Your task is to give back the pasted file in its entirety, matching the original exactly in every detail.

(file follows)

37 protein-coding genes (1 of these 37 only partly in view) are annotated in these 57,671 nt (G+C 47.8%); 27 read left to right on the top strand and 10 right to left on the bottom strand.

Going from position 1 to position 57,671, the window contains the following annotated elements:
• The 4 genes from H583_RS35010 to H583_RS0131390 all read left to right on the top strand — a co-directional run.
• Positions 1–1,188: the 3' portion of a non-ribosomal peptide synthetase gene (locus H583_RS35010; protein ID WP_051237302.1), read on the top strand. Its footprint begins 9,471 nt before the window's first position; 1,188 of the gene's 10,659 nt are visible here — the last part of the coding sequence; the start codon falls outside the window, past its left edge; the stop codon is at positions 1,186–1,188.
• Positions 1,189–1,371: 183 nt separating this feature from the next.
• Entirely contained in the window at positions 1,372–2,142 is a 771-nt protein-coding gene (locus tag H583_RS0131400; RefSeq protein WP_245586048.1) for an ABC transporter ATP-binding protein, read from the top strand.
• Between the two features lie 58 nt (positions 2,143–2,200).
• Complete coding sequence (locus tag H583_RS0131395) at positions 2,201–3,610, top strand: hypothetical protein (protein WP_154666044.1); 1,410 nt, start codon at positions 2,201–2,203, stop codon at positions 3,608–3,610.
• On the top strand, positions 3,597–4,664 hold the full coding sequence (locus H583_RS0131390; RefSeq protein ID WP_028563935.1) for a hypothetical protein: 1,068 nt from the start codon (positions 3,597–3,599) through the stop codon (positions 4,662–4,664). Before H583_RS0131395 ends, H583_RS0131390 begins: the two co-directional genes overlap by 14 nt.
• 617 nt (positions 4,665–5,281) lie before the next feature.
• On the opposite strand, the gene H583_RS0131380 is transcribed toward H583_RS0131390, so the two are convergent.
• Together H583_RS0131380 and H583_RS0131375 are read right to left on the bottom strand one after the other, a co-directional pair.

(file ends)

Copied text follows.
37 protein-coding genes (1 of these 37 only partly in view) are annotated in these 57,671 nt (G+C 47.8%); 27 read left to right on the top strand and 10 right to left on the bottom strand.

Going from position 1 to position 57,671, the window contains the following annotated elements:
• The 4 genes from H583_RS35010 to H583_RS0131390 all read left to right on the top strand — a co-directional run.
• Positions 1–1,188: the 3' portion of a non-ribosomal peptide synthetase gene (locus H583_RS35010; protein ID WP_051237302.1), read on the top strand. Its footprint begins 9,471 nt before the window's first position; 1,188 of the gene's 10,659 nt are visible here — the last part of the coding sequence; the start codon falls outside the window, past its left edge; the stop codon is at positions 1,186–1,188.
• Positions 1,189–1,371: 183 nt separating this feature from the next.
• Entirely contained in the window at positions 1,372–2,142 is a 771-nt protein-coding gene (locus tag H583_RS0131400; RefSeq protein WP_245586048.1) for an ABC transporter ATP-binding protein, read from the top strand.
• Between the two features lie 58 nt (positions 2,143–2,200).
• Complete coding sequence (locus tag H583_RS0131395) at positions 2,201–3,610, top strand: hypothetical protein (protein WP_154666044.1); 1,410 nt, start codon at positions 2,201–2,203, stop codon at positions 3,608–3,610.
• On the top strand, positions 3,597–4,664 hold the full coding sequence (locus H583_RS0131390; RefSeq protein ID WP_028563935.1) for a hypothetical protein: 1,068 nt from the start codon (positions 3,597–3,599) through the stop codon (positions 4,662–4,664). Before H583_RS0131395 ends, H583_RS0131390 begins: the two co-directional genes overlap by 14 nt.
• 617 nt (positions 4,665–5,281) lie before the next feature.
• On the opposite strand, the gene H583_RS0131380 is transcribed toward H583_RS0131390, so the two are convergent.
• Together H583_RS0131380 and H583_RS0131375 are read right to left on the bottom strand one after the other, a co-directional pair.